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2017 in the Rearview Mirror

I like to think of my life as constant forward motion, treating it like a journey – a road trip would be my ideal metaphor. Cruising down an endless Route 66, sitting in the driver’s seat of my 1970s station wagon, I peer up in my rearview mirror on occasion. But this year, I’m hesitant to look back. If you’re anything like me, looking back to 2017 is daunting.

It was a crazy year, to say the least, and one that will define the trajectory of our lives for years to come – to say the most. 

For those of us involved in organizations seeking to end sexual violence, this last year feels equal parts exciting and exhausting. After all, so far, the news sucks. Peeking in the door mirror on my right I see Women’s Marches and #MeToo movements, and I’m hopeful now. My spirit lifted, I look into the left door mirror now – and I see how horribly pervasive sexual assault and harassment really is. But looking at the past year in such small snippets doesn’t do me any good. I overcome my fear and glance up into the rearview mirror, and this is what I see: 

The Year Began…

January beckoned 2017 into existence with an inauguration that would stoke a political divide in the discussion about sexual assault. Regardless of your feelings about politics and the current presidential administration, sexual assault should stand out as a moral blemish on our lives.  

In response, women from around the country flooded into Washington D.C. for the Women’s March on January 21st and 22ndFive hundred thousand strong, people of all genders marched in protest of continued inaction against an unfair societal standard for women and other gender minorities. The march wasn’t contained to D.C. either, and organized marches and protests around the globe grew to over 2.5 million participants. The stage was set for unprecedented social change.  

But, while conversations flared and political posturing from individual states continued to heat the melting pot of American diversity to a boiling point, nothing seemed to change. The gaze of media diverted from sexual assault and feminist movements to other policy changes. I felt like I must look outside of my own nation to find examples of progressive gender movement.  

A Sleepy Summer

Through a lens concerned with preventing sexual assault, I thought the summer was sleepy. At its conclusion in September, a new slough of changes began to materialize. Title Ⅸ guidance was changed, allowing more leeway in the way that universities could handle accusations of sexual misconduct, harassment, and assault. On top of that, the Deferred Action for Childhood Arrivals policy was threatened, making it less clear whether survivors under DACA would be taken seriously or protected from deportation if they chose to come forward.

From the position of a prevention advocate, I feared that it would leave more perpetrators free to continue to hurt people. As a human being, I feared thousands would continue to have their voices stripped away. 

But Then Something Changed  

The New York Times published a story detailing decades of accusations of sexual assault against Hollywood production giant Harvey Weinstein. In the coming media storm, Weinstein’s own company fired him and social and traditional media shamed him for his actions. It became clear to the country that an unchecked culture of misogyny and sexual abuse existed within the entertainment business.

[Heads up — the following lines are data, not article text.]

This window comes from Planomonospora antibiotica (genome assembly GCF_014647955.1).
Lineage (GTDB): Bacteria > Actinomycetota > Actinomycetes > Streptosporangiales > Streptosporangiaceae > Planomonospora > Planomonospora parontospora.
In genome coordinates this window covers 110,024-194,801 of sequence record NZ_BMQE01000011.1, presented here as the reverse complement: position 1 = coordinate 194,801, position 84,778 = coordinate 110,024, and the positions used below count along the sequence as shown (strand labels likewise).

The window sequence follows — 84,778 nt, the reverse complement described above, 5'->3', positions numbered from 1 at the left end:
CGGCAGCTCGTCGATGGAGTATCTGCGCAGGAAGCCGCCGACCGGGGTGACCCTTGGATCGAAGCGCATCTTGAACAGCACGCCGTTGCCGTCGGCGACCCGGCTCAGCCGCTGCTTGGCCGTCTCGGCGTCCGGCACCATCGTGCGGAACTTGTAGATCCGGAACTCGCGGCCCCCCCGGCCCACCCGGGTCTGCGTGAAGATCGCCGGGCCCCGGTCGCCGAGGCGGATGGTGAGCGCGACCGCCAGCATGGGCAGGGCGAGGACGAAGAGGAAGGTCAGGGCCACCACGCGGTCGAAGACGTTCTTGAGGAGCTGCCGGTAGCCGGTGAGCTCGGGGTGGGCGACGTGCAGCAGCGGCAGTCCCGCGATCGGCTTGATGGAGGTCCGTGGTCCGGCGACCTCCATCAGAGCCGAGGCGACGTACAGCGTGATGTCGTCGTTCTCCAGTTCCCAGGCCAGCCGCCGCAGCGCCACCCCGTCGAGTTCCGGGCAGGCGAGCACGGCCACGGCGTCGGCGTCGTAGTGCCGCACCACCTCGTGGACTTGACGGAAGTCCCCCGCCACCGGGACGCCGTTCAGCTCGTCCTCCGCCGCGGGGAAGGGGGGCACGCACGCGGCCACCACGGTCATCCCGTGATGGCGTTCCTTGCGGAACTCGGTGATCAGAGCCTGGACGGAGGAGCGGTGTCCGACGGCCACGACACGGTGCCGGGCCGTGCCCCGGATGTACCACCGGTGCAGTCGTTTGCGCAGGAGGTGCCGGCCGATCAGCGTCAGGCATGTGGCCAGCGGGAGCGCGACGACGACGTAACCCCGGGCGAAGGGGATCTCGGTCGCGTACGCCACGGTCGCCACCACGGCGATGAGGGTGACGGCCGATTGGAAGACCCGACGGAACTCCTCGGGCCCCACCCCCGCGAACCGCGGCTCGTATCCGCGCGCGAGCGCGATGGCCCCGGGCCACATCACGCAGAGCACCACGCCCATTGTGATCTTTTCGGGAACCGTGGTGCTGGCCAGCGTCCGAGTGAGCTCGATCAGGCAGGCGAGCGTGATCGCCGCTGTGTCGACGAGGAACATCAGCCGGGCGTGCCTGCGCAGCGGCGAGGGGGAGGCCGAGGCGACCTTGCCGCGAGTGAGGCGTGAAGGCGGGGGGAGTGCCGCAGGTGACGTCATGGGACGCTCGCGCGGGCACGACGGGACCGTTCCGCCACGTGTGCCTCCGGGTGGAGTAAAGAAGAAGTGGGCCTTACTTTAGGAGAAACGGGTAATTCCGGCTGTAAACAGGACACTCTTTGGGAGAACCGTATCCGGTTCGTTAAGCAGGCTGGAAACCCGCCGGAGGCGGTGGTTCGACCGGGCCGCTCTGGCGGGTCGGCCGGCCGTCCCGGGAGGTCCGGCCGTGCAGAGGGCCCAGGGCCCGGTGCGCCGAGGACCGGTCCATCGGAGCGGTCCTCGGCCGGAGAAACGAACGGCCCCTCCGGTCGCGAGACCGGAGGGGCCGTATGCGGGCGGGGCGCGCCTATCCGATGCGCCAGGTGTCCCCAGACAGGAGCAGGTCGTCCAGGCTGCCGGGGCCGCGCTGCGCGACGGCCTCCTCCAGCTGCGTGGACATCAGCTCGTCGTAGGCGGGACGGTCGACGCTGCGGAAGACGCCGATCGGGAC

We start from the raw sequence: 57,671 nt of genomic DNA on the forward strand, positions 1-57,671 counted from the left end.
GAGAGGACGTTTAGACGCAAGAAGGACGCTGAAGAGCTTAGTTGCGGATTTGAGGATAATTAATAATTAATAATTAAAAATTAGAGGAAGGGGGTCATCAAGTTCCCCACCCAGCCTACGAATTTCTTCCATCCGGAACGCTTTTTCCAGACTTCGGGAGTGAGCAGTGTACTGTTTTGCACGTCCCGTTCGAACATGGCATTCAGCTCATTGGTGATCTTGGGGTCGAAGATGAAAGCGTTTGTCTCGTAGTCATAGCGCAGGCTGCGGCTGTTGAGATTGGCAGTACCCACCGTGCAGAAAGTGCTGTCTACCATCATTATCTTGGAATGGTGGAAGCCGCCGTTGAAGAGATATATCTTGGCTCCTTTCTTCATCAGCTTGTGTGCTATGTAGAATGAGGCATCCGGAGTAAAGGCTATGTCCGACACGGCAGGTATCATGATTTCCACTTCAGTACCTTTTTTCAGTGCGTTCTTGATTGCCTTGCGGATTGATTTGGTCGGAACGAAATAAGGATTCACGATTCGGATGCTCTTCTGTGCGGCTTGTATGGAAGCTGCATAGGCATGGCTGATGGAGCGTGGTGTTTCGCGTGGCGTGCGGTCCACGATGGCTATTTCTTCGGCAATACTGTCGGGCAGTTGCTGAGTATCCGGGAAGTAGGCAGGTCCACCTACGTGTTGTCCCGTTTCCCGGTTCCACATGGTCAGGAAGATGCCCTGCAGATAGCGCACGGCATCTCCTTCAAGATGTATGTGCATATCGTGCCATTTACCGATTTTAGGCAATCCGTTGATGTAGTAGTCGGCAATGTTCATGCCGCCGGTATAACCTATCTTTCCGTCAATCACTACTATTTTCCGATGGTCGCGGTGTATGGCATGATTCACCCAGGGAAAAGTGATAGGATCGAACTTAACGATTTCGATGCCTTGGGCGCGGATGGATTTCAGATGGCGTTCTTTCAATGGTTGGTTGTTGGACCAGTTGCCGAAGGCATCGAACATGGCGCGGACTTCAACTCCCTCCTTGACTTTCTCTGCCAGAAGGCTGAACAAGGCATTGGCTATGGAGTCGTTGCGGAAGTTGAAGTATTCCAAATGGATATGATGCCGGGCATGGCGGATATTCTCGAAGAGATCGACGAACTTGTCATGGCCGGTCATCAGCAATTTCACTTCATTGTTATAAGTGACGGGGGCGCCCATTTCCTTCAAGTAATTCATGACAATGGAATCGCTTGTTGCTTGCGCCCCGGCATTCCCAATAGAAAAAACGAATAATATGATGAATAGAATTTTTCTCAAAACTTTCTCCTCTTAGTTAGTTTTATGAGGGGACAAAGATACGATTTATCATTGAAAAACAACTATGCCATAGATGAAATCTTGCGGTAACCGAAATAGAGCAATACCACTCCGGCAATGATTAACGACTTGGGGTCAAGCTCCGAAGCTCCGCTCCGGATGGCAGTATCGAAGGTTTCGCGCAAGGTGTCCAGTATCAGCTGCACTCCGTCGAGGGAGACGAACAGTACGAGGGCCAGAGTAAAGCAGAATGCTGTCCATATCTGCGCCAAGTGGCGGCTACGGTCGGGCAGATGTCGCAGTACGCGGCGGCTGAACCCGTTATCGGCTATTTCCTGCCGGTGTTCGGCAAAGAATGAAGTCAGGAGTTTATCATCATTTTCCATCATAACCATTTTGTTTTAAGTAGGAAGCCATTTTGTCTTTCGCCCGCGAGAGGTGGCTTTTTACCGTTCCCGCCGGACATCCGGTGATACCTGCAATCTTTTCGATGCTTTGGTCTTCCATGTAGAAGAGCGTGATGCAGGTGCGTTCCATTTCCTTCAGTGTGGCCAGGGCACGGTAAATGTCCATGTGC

Just two weekends later, a hashtag began to circulate: #MeToo. The hashtag was part of a larger organizational campaign begun by Tarana Burke. Her organization, Me Too, began their fight against sexual assault in 2006. The Sunday of that weekend, actor Alyssa Milano tweeted using #MeToo.

By the end of that night, my own Facebook feed was populated with women’s – and some men’s – statements and stories of their own experiences at the hands of abusers.  

An avalanche of sexual misconduct and assault accusations ensued for the next three months (and they’re still coming) implicating not just producers and directors, but actorscomedians, and politicians. There were men on that list that I looked up to, and this forced a great reconciliation for me – as I’m sure it did for many of you. I chose to believe the survivors, regardless of who they say hurt them.  

By December, the movement became so large and pervasive that Time declared its person of the year “The Silence Breakers.” The women (and men) who spoke out against their abusers were given an unprecedented platform to recount their experiences. Encouraged by these Silence Breakers, more survivors continue to come forward in the new year.

The Road Ahead

Sitting in the drivers’ seats of our lives, we can only look into that rearview mirror for so long. Eventually we have to look forward again, keeping our eyes on the road ahead of us. But there are important lessons to be gleaned from the events of this last year, and even more from those events which didn’t happen.

I would be remiss not to mention the missing intersectionality in many of the cases the media has been headlining.   

Throughout the course of the emergence of the silence breakers, there has been a gross omission of effort to recognize and acknowledge sexual abuse of many other groups. Many of these, like migrant workers, are still experiencing abhorrent behavior at the hands of power structures not unlike those exposed in Hollywood. So, I hope that this is just the beginning of a much larger conversation about not just the highly visible arenas of entertainment and politics.  

It’s January 2018 now, but as all mirrors will remind you, “Objects are closer than they appear.” As you hit the turn signal and take Exit 2018, I would ask you to make sure that you crank the radio up. Listen to what 2017 is telling you, and learn just one thing: the discussion on sexual assault is just beginning.

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